The government is dropping a bill to convert all schools to academies, announced in the Queen's speech.

The Education Bill was based on a white paper which initially suggested all schools in England would be compelled to become academies.

But the element of compulsion was dropped after protests from councils and, instead, the bill encouraged schools to convert.

Education Secretary Justine Greening said no new legislation was required.

In a written Parliamentary statement Ms Greening said: "Our ambition remains that all schools should benefit from the freedom and autonomy that academy status brings. Our focus, however, is on building capacity in the system and encouraging schools to convert voluntarily.

"No changes to legislation are required for these purposes and therefore we do not require wider education legislation in this session to make progress on our ambitious education agenda."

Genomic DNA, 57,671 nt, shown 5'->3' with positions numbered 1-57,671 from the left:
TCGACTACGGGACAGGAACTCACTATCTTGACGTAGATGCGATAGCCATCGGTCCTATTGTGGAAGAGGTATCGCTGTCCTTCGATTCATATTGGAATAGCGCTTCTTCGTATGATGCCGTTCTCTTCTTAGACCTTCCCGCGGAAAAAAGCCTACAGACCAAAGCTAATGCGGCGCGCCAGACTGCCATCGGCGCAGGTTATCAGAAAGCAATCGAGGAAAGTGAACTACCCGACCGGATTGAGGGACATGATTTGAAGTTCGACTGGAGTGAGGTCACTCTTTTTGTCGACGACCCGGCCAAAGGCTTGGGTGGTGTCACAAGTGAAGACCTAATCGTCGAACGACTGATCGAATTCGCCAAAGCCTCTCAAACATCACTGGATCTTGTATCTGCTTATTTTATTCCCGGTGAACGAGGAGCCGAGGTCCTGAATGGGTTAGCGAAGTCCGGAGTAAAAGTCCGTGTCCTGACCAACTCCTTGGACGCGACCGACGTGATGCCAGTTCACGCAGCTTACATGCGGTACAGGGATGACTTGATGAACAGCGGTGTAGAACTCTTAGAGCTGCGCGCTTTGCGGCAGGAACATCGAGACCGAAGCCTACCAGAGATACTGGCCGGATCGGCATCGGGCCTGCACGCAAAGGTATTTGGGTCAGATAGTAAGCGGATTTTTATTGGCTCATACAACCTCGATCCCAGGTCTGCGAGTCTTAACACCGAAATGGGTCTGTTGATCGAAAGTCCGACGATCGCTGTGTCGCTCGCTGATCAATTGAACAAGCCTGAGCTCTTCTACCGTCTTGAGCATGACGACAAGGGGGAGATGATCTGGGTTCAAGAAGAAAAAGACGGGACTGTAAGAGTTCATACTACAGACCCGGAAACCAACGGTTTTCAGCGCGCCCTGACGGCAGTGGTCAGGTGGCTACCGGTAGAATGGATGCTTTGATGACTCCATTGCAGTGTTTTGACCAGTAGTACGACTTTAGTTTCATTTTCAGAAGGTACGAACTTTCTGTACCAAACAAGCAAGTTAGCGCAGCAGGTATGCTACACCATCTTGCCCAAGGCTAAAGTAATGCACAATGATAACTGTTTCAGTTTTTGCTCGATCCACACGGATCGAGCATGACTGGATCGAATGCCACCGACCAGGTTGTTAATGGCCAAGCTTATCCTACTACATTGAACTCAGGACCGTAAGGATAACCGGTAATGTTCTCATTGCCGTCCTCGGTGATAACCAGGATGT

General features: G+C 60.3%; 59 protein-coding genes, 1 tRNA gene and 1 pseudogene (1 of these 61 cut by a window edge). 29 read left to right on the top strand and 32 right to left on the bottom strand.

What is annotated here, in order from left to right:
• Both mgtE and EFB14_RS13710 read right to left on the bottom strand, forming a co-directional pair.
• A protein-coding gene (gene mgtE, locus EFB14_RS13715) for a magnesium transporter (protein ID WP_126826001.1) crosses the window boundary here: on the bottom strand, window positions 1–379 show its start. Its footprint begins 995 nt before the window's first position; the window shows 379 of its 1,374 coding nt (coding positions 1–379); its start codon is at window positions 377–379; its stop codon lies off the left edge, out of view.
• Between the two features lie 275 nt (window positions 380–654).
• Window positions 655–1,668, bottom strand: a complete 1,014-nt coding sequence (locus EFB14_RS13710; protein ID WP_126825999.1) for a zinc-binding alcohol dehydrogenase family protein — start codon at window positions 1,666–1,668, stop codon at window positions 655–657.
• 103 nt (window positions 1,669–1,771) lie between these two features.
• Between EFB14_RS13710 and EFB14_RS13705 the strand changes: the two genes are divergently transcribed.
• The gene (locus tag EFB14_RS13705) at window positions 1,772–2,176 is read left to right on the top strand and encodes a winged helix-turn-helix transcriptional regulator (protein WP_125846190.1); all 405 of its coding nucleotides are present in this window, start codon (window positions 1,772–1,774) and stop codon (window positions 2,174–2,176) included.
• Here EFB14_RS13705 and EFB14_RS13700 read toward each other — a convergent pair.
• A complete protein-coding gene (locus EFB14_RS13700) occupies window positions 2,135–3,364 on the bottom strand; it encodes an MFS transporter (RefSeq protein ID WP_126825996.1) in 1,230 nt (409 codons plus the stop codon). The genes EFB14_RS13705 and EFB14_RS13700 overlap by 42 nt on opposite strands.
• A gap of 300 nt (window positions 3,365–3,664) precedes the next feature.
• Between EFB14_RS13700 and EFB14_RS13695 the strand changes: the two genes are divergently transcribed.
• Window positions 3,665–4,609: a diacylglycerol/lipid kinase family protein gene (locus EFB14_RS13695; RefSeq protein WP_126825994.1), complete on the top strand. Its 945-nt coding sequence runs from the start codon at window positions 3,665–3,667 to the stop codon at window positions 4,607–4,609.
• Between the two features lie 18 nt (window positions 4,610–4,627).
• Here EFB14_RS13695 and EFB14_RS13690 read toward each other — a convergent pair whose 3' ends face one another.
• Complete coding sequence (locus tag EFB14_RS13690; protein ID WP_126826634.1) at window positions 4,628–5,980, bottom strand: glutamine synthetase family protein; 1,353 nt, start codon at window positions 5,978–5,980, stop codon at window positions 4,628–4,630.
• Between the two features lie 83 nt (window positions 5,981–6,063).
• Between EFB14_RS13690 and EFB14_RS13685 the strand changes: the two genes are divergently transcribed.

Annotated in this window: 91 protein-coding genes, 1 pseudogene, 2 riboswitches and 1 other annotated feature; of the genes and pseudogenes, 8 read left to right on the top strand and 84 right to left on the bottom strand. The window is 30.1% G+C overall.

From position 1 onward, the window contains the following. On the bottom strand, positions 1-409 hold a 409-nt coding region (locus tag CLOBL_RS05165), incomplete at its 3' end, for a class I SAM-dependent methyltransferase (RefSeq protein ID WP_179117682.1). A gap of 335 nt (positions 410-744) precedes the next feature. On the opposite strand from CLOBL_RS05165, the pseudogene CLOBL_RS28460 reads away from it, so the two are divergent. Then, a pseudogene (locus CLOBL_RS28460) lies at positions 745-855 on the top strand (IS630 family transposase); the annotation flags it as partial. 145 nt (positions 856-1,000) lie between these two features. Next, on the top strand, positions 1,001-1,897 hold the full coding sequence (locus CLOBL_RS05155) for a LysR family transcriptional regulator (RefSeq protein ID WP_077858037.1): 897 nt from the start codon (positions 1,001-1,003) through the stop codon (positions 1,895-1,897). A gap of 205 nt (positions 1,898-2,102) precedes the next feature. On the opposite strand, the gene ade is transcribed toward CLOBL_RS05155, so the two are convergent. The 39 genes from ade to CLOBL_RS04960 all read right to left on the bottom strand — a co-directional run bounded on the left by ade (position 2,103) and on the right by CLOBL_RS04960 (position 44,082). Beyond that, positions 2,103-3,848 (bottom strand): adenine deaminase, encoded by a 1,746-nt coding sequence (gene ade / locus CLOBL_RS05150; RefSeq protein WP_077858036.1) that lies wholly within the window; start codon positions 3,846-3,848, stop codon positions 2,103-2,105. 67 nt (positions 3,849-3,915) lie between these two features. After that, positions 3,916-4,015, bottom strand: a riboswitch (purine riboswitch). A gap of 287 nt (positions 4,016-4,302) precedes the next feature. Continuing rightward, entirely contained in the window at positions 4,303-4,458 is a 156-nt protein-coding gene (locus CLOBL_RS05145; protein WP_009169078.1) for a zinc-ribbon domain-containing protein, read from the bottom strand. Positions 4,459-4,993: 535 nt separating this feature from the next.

The element of compulsion was dropped by the government after protests from many councils, including the mainly Conservative members of the County Council Network, who were opposed to forcing high-performing schools in their areas to convert.

Academies are independently run - but state-funded - schools, overseen by a not-for-profit business, known as an academy trust. They are often part of a chain.

The original plans would have required all schools to convert to academy status, or have plans to do so, by 2022.


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